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Πέμπτη, 09 Οκτωβρίου 2014 03:00

Between the Caliphate Soldiers, al-Qaeda, Libyan fighters and a hard place: the Maghreb

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During the past few months, the international community has been following closely the Crimea crisis as well as the events in Syria and Iraq. Due to the latter's explosive nature, the situation slowly developing in the Maghreb countries failed to make a strong impact on the news. Priorities, however, are shifting and interest in the Maghreb - Algeria and Libya in particular - is coming back to the forefront.

Al-Qaeda “Maghreb Edition”

Al-Qaeda has been active in the Maghreb since the late 2000s. In 2007, an Islamist group of Algerian fighters joined the organization and rebranded it algeria soldiers of the caliphate2as “al-Qaeda in the Islamic Maghreb” (AQIM).[1] Ayman al-Zawahiri – head of al-Qaeda nowadays but second in command at the time – announced the merger. AQIM's objective, from its very beginnings, was to overthrow the Algerian government and replace it with an Islamic state. This objective has not yet been met with much success. Although its name gives it wide aspirations, AQIM's activities are mainly limited to kidnappings, guerrilla-style raids and assassinations of high profile government targets. Kidnappings and ransom demands focus on wealthy Algerian businessmen, tourists and diplomats. This particular set of skills has established the organization apart from others: not only as the official affiliate of al-Qaeda in the region, but also as its wealthiest. One needs to point out that western governments and international organizations, while paying for the safe return of their citizens, are essentially financing AQIM's activities and slowly increasing its clout in the Maghreb region. One of their highest-profile strikes was the four-day long siege, in January 2013, of a major gas plant located in the Algerian Sahara that cost the lives of 40 employees. The plant, operated by BP and Sonatrach, only became fully operational again this September, after an important security upgrade.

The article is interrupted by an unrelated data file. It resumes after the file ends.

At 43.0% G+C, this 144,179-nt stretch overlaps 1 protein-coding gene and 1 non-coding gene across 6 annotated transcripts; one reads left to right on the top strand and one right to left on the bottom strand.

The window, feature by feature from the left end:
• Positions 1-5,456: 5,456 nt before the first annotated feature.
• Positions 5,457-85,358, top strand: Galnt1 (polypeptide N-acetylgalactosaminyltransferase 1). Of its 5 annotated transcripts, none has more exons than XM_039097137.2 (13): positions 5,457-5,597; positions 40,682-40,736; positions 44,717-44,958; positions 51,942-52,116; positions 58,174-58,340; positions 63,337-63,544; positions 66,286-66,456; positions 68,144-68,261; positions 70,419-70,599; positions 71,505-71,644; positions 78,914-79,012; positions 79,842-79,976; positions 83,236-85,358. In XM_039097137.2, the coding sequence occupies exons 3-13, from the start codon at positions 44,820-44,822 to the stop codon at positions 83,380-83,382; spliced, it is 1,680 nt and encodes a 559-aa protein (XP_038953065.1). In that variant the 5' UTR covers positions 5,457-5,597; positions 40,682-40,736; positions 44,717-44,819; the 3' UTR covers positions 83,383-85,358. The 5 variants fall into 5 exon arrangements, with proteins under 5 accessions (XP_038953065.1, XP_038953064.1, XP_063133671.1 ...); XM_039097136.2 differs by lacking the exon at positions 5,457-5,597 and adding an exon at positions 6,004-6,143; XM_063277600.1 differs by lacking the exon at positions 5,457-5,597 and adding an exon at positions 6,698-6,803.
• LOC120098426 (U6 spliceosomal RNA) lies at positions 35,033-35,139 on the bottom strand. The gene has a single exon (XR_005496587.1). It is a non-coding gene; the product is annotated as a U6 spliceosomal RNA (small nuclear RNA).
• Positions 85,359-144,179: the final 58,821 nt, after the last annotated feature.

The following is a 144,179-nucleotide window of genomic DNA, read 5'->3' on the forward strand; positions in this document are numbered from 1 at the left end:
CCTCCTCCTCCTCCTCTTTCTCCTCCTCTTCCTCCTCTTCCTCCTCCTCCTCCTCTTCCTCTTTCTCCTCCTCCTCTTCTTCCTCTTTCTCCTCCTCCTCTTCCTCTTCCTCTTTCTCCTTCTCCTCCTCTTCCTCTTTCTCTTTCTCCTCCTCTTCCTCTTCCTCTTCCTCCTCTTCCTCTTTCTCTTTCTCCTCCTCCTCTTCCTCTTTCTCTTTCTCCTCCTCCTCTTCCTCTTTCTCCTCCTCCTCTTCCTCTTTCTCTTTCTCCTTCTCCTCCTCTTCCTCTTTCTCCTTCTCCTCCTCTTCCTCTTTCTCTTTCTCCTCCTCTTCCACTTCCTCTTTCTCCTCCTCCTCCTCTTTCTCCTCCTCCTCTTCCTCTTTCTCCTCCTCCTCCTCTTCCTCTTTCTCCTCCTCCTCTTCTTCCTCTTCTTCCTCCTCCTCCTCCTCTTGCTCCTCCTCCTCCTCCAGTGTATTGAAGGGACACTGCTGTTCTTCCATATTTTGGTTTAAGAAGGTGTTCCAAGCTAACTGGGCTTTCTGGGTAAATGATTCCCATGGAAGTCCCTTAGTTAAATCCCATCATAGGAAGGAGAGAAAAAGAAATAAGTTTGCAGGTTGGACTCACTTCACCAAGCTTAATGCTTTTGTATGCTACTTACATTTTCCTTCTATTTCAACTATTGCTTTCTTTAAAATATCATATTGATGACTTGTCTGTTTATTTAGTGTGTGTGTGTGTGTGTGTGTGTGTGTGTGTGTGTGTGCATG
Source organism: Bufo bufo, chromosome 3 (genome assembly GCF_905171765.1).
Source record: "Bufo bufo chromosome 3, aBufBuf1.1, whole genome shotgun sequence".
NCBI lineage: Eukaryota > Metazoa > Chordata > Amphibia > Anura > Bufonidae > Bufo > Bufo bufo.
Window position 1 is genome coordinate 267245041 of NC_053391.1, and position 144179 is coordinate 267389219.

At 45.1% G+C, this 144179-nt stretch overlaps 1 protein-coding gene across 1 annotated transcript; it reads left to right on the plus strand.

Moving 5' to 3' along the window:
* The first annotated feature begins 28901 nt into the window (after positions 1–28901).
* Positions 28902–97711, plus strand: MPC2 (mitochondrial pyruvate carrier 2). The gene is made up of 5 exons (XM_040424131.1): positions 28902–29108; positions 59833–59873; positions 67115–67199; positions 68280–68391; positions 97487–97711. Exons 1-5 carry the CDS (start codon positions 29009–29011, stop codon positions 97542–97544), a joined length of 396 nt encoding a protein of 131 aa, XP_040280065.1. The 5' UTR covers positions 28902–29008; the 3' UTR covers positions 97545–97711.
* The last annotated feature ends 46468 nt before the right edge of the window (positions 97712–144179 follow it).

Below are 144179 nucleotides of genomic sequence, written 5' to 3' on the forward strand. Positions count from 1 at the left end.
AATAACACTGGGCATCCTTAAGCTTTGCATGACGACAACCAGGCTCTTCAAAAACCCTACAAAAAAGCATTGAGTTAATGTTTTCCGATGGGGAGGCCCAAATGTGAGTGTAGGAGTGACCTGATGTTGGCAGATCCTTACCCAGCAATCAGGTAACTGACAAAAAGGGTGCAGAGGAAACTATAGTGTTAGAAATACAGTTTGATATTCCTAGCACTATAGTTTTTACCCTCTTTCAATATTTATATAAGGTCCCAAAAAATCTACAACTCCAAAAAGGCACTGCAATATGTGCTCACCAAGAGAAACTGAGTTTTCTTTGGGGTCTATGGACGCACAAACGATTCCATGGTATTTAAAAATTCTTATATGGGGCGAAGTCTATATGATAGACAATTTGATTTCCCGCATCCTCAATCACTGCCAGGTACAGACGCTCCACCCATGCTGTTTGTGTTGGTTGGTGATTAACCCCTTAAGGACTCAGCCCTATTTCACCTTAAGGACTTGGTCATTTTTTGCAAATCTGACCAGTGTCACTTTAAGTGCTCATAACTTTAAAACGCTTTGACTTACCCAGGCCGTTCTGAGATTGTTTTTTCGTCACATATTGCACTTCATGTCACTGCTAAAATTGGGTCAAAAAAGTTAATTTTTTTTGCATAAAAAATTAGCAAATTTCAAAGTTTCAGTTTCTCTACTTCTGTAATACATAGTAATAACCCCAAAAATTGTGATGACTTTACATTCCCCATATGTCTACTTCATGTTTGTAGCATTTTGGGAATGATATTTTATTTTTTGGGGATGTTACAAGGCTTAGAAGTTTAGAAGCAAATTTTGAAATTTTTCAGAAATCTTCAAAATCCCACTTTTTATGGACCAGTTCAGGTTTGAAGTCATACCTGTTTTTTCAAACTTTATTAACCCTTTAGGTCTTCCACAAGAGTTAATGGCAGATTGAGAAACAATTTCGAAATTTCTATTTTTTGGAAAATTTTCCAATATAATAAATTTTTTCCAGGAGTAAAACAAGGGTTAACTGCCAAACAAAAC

Soldiers of the Caliphate: Falling out with al-Qaeda and networking with the Islamic State

On September 14th 2014, a newly-formed militant group called the Soldiers of the Caliphate (Jund al-Khilafah) announced its split from AQIM and its falling in line with the Islamic State of Iraq and Syria (ISIS).[2] The group's leader is a former AQIM commander, known as Khaled Abu Suleiman, who immediately issued a communiqué to jihadi websites stating his support of ISIS's “Head of State” and challenger of al-Qaeda's leadership in the region, Abu Bakr al-Baghdadi. Although AQIM's influence – as mentioned above – is limited and held back by Algerian security forces, it seems that the emergence of the Soldiers of the Caliphate seeks to create a new wave of recruits for the fight in Syria and Iraq. The group's first high profile operation was the recent kidnapping of French tourist Hervé Gourdel, on September 24th2014, in eastern Algeria. A video was immediately uploaded demanding the halting of France's involvement in Iraq and threatening with Gourdel's execution. Needless to say, the following day, another video was made public, showing the Frenchman's beheading to the world.